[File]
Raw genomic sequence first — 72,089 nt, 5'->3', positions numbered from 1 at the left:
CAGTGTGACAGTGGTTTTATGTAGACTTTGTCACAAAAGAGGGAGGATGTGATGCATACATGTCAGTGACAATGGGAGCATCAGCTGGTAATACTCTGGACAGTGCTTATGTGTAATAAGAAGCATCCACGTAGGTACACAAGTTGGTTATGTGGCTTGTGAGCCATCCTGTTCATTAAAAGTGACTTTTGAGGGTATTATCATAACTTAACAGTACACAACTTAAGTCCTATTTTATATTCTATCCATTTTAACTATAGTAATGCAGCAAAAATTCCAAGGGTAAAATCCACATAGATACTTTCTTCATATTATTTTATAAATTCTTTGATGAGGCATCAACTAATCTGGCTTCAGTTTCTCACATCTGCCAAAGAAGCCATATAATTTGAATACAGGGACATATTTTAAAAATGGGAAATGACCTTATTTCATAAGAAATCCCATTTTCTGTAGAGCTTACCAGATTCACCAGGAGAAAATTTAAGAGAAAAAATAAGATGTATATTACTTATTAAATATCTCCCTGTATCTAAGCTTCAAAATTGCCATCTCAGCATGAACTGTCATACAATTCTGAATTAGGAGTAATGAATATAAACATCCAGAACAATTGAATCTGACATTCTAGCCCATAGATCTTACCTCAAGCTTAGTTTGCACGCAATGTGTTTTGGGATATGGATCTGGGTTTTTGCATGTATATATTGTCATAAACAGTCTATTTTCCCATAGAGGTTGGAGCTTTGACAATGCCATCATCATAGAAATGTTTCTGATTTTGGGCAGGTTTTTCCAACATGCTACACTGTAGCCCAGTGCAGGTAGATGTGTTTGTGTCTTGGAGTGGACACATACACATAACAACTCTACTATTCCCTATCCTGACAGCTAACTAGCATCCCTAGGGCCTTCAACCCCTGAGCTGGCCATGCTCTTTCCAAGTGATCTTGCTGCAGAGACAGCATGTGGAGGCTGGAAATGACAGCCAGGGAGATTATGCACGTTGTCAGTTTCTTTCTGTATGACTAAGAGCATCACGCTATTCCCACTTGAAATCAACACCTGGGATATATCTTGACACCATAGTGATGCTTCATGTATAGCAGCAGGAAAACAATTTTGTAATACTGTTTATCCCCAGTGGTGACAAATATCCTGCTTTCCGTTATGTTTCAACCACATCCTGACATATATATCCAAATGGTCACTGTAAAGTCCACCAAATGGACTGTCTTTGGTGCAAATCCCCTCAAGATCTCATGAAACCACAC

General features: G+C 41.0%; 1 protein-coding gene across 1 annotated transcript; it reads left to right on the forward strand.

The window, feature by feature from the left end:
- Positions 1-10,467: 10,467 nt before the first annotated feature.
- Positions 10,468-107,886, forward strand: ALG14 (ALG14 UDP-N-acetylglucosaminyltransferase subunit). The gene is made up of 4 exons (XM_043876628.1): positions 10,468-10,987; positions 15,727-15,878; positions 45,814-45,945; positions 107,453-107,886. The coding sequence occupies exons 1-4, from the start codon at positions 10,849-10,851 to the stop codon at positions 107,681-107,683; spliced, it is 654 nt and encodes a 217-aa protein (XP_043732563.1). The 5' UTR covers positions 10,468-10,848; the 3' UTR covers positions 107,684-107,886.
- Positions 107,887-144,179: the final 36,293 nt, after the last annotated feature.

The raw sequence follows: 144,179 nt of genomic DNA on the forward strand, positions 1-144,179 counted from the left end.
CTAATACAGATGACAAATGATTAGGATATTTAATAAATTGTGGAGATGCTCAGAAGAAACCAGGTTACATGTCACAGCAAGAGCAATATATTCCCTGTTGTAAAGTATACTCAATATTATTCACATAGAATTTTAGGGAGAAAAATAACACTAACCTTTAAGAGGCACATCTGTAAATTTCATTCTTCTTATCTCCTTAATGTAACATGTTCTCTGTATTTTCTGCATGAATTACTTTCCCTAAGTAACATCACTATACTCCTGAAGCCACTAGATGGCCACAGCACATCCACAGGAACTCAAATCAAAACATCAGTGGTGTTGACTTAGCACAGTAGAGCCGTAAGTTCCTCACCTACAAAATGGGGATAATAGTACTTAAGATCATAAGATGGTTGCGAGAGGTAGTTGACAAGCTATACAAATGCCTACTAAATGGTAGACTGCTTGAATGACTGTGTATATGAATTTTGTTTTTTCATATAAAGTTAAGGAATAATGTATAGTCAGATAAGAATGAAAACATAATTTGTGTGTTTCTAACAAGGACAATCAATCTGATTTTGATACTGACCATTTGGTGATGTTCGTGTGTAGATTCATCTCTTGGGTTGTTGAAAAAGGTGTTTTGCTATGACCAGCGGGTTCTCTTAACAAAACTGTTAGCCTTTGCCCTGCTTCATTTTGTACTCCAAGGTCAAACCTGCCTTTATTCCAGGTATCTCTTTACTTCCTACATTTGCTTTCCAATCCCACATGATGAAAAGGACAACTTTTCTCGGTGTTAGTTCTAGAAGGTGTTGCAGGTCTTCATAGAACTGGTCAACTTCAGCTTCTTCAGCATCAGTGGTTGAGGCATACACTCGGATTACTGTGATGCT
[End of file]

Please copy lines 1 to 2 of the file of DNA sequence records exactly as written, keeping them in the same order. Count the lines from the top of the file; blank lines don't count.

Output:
Raw genomic sequence first — 72,089 nt, 5'->3', positions numbered from 1 at the left:
CAGTGTGACAGTGGTTTTATGTAGACTTTGTCACAAAAGAGGGAGGATGTGATGCATACATGTCAGTGACAATGGGAGCATCAGCTGGTAATACTCTGGACAGTGCTTATGTGTAATAAGAAGCATCCACGTAGGTACACAAGTTGGTTATGTGGCTTGTGAGCCATCCTGTTCATTAAAAGTGACTTTTGAGGGTATTATCATAACTTAACAGTACACAACTTAAGTCCTATTTTATATTCTATCCATTTTAACTATAGTAATGCAGCAAAAATTCCAAGGGTAAAATCCACATAGATACTTTCTTCATATTATTTTATAAATTCTTTGATGAGGCATCAACTAATCTGGCTTCAGTTTCTCACATCTGCCAAAGAAGCCATATAATTTGAATACAGGGACATATTTTAAAAATGGGAAATGACCTTATTTCATAAGAAATCCCATTTTCTGTAGAGCTTACCAGATTCACCAGGAGAAAATTTAAGAGAAAAAATAAGATGTATATTACTTATTAAATATCTCCCTGTATCTAAGCTTCAAAATTGCCATCTCAGCATGAACTGTCATACAATTCTGAATTAGGAGTAATGAATATAAACATCCAGAACAATTGAATCTGACATTCTAGCCCATAGATCTTACCTCAAGCTTAGTTTGCACGCAATGTGTTTTGGGATATGGATCTGGGTTTTTGCATGTATATATTGTCATAAACAGTCTATTTTCCCATAGAGGTTGGAGCTTTGACAATGCCATCATCATAGAAATGTTTCTGATTTTGGGCAGGTTTTTCCAACATGCTACACTGTAGCCCAGTGCAGGTAGATGTGTTTGTGTCTTGGAGTGGACACATACACATAACAACTCTACTATTCCCTATCCTGACAGCTAACTAGCATCCCTAGGGCCTTCAACCCCTGAGCTGGCCATGCTCTTTCCAAGTGATCTTGCTGCAGAGACAGCATGTGGAGGCTGGAAATGACAGCCAGGGAGATTATGCACGTTGTCAGTTTCTTTCTGTATGACTAAGAGCATCACGCTATTCCCACTTGAAATCAACACCTGGGATATATCTTGACACCATAGTGATGCTTCATGTATAGCAGCAGGAAAACAATTTTGTAATACTGTTTATCCCCAGTGGTGACAAATATCCTGCTTTCCGTTATGTTTCAACCACATCCTGACATATATATCCAAATGGTCACTGTAAAGTCCACCAAATGGACTGTCTTTGGTGCAAATCCCCTCAAGATCTCATGAAACCACAC